SSG could tinker around with it a bit, too, by changing the rules (such as how it’s slowed leveling speed on the progression servers) or even holding back some of Eriador’s content and releasing it in patches the way that the original game did.

The drawback to this is that it’s not LOTRO Classic in truth, just LOTRO Limited. For some it might be enough, but for others who really want a throwback server, it’s not going to sit well.

Option #2: Bring back trait lines

Here’s a good middle ground that I’ve argued for in the past. Keep the idea from Option #1 up there but make one significant change: Abolish the trait trees and bring back character trait lines.

Hear me out. Veteran players by and large really liked the flexibility and unique structure of trait lines. It was unique to LOTRO, whereas talent trees are ubiquitous in the genre, and delivered both challenge and options to players who could customize their character independently of their level. Trait trees could give a server a “classic” feel with that one big change alone — and serve to draw in a lot of people who left the game over their abolition or hold a torch for them.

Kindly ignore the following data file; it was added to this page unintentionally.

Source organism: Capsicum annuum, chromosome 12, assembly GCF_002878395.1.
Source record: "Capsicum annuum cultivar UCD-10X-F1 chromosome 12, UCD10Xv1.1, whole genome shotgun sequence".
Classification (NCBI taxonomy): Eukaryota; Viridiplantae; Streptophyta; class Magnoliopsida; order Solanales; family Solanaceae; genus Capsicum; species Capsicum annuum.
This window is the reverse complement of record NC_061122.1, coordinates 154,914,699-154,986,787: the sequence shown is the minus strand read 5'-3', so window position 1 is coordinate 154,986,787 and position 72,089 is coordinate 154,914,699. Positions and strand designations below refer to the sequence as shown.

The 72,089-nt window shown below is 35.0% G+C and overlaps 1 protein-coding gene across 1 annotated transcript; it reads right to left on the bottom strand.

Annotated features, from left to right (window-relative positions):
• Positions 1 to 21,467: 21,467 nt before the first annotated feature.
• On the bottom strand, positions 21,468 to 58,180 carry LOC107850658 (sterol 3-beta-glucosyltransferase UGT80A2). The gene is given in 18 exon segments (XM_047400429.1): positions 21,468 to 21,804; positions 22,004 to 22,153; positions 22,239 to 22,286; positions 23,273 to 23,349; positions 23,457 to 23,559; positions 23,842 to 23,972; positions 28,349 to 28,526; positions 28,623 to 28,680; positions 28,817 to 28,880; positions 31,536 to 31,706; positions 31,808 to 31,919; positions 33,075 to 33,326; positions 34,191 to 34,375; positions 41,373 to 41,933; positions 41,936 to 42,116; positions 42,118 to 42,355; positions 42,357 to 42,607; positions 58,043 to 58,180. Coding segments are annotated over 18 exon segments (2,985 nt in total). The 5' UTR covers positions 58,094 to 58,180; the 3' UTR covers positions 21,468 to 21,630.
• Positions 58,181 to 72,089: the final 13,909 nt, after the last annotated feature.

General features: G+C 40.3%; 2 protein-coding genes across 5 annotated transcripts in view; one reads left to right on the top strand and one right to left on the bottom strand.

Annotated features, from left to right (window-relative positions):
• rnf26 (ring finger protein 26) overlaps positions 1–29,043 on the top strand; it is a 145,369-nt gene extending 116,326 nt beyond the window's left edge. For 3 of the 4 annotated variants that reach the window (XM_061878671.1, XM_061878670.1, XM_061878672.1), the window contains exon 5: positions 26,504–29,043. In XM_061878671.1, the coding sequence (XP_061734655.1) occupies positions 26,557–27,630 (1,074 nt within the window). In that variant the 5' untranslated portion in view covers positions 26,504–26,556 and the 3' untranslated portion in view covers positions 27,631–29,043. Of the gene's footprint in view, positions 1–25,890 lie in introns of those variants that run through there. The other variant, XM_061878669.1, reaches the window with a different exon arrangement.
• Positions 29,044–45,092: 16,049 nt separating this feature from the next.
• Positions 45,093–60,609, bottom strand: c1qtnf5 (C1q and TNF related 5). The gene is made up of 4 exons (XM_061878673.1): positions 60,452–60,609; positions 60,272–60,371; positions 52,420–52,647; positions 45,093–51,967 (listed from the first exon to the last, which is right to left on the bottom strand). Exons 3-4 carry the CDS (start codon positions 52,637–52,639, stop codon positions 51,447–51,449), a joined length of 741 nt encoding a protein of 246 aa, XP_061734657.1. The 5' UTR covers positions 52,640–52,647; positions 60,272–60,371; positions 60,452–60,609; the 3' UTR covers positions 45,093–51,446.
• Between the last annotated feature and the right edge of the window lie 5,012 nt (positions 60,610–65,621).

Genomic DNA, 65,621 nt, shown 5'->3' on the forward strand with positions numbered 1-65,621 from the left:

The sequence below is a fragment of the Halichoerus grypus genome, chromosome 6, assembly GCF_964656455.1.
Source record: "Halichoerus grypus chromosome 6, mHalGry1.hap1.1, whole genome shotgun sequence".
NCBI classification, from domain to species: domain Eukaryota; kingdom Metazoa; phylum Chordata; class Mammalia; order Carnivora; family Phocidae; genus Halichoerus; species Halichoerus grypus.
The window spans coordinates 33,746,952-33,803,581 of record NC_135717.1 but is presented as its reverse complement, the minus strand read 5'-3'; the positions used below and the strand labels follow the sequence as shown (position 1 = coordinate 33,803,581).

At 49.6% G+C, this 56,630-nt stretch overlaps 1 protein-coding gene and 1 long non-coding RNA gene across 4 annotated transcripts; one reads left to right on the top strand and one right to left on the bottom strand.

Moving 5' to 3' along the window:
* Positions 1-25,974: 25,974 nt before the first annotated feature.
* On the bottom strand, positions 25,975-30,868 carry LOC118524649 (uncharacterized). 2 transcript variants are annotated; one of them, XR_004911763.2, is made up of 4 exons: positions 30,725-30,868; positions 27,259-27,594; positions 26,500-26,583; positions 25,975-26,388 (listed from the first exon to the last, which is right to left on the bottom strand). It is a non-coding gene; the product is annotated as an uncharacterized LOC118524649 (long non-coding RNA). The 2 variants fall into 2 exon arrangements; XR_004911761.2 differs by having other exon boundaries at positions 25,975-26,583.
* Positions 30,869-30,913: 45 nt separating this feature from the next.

Obviously, SSG would have to do a lot of work to reverse-engineer the current code — but it’s not impossible. In fact, as far as I’m aware, playable monster characters still use this system. And the whole skirmish system uses it as well!

It might be an effort for SSG, but I think it would be both doable and worth doing. Bundle up trait lines with a limited scope server and sell it to players as LOTRO Classic. Boom. Done.

Option #3: Recreate — not restore — the 2007 code

I hear what Jeff Libby is saying about not wanting to dust off an old server or codebase for LOTRO, plug it in, and hope for the best in 2020. He’s right: That would be a total mess. I don’t think it’s what anyone is asking SSG to do, however.

The desire I see for a LOTRO Classic is for a game that would walk the same development path as WoW Classic. WoW Classic isn’t the 2004 code of the game on the original hardware; it’s a very cleverly engineered overlay that uses the modern game but changes it to look and function like the older game. So you can keep all of the bug fixes but simulate going back in time.

That’s what, if SSG had the will and the funding to do, I would love to see done with Lord of the Rings Online. Take the modern, better-than-2007-in-the-bug-fix-department game and then mold and shape it into Classic. Bring back trait lines. Abolish the Old Forest map. Yank out all of the sunflowers from the Shire. The old server code, which hopefully still exists somewhere, could serve as a guide for the developers to do this.

It could be done. It might even be something within SSG’s capabilities, granted that it got funding approval from Daybreak and bent its will to making it happen. I don’t think there’s a snowball’s chance in hell that it ever would happen, of course, because SSG seems preoccupied with new expansions and releases.

But that’s my case. Three ways that a LOTRO Classic could be accomplished, more or less. What are your thoughts? Sound off in the comments!